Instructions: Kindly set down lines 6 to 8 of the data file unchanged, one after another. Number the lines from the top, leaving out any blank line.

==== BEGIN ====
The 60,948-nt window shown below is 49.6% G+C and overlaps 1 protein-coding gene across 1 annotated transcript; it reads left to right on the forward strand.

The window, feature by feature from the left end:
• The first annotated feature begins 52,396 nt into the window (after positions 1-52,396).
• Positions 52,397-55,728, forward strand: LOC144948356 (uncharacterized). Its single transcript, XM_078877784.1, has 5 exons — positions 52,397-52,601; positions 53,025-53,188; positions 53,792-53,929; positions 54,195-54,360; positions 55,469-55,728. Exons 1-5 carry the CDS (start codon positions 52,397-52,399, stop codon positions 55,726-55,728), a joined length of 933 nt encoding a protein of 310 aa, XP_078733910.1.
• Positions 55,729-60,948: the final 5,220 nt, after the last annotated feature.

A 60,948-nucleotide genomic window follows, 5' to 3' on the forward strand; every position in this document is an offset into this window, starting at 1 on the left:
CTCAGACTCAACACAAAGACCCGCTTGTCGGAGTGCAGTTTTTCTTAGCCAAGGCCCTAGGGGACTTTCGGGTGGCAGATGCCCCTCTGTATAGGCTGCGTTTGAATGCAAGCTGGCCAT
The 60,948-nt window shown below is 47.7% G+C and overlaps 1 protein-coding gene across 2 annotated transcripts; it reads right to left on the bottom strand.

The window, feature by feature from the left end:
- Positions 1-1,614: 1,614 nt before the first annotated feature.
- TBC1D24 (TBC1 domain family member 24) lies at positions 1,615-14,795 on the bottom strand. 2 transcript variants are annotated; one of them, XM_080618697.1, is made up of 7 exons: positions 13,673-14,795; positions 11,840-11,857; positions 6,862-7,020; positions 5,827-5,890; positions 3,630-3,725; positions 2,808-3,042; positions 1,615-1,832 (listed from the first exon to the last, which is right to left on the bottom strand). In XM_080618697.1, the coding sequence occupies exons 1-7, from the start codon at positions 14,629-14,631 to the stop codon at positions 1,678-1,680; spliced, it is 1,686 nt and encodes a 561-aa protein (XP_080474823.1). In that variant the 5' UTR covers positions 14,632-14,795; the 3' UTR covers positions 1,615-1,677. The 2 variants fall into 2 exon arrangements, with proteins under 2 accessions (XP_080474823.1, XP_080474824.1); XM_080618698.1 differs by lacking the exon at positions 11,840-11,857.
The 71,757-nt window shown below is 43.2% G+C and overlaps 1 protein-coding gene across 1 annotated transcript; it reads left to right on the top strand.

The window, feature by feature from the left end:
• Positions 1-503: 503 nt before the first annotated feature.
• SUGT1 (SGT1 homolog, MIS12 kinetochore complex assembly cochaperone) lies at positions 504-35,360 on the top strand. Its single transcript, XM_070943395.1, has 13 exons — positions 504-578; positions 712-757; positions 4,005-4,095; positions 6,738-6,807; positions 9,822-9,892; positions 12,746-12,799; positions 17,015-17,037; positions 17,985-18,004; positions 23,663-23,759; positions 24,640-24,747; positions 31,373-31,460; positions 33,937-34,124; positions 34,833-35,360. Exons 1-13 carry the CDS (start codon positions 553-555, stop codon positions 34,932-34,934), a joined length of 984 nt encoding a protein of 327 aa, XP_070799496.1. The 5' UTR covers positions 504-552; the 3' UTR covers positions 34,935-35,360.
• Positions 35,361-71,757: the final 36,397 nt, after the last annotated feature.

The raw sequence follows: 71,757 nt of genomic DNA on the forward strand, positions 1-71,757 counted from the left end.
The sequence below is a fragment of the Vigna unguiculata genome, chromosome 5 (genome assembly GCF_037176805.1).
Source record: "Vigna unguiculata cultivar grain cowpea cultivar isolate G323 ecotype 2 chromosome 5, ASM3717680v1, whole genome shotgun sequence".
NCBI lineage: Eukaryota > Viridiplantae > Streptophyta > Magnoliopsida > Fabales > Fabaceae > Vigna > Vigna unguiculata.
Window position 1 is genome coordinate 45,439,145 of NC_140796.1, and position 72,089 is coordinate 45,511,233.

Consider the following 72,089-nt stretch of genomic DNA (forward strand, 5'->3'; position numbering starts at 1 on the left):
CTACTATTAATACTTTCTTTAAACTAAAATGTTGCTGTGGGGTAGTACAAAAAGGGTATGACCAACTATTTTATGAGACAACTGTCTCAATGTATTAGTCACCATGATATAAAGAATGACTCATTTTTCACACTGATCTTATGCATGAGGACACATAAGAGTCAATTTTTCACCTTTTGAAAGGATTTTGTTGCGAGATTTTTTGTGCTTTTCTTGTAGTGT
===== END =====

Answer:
A 60,948-nucleotide genomic window follows, 5' to 3' on the forward strand; every position in this document is an offset into this window, starting at 1 on the left:
CTCAGACTCAACACAAAGACCCGCTTGTCGGAGTGCAGTTTTTCTTAGCCAAGGCCCTAGGGGACTTTCGGGTGGCAGATGCCCCTCTGTATAGGCTGCGTTTGAATGCAAGCTGGCCAT
The 60,948-nt window shown below is 47.7% G+C and overlaps 1 protein-coding gene across 2 annotated transcripts; it reads right to left on the bottom strand.